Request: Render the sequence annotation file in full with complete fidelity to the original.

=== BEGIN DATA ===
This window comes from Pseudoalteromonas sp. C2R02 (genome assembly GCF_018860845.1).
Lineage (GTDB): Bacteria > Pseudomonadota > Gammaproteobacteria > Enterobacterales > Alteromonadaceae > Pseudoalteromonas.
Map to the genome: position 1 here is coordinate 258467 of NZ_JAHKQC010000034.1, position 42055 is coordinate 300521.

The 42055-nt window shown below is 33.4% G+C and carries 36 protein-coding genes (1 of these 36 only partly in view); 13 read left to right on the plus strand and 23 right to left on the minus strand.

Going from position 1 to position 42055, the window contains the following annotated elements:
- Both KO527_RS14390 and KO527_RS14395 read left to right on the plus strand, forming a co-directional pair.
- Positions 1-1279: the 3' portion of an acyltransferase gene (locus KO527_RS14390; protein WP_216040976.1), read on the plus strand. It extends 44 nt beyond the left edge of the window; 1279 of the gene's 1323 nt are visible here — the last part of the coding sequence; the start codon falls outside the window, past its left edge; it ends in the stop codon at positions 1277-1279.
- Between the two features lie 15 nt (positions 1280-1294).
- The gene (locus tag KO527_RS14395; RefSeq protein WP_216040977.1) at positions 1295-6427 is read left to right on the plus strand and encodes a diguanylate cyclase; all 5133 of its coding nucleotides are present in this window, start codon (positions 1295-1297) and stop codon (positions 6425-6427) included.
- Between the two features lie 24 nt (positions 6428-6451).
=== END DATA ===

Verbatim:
This window comes from Pseudoalteromonas sp. C2R02 (genome assembly GCF_018860845.1).
Lineage (GTDB): Bacteria > Pseudomonadota > Gammaproteobacteria > Enterobacterales > Alteromonadaceae > Pseudoalteromonas.
Map to the genome: position 1 here is coordinate 258467 of NZ_JAHKQC010000034.1, position 42055 is coordinate 300521.

The 42055-nt window shown below is 33.4% G+C and carries 36 protein-coding genes (1 of these 36 only partly in view); 13 read left to right on the plus strand and 23 right to left on the minus strand.

Going from position 1 to position 42055, the window contains the following annotated elements:
- Both KO527_RS14390 and KO527_RS14395 read left to right on the plus strand, forming a co-directional pair.
- Positions 1-1279: the 3' portion of an acyltransferase gene (locus KO527_RS14390; protein WP_216040976.1), read on the plus strand. It extends 44 nt beyond the left edge of the window; 1279 of the gene's 1323 nt are visible here — the last part of the coding sequence; the start codon falls outside the window, past its left edge; it ends in the stop codon at positions 1277-1279.
- Between the two features lie 15 nt (positions 1280-1294).
- The gene (locus tag KO527_RS14395; RefSeq protein WP_216040977.1) at positions 1295-6427 is read left to right on the plus strand and encodes a diguanylate cyclase; all 5133 of its coding nucleotides are present in this window, start codon (positions 1295-1297) and stop codon (positions 6425-6427) included.
- Between the two features lie 24 nt (positions 6428-6451).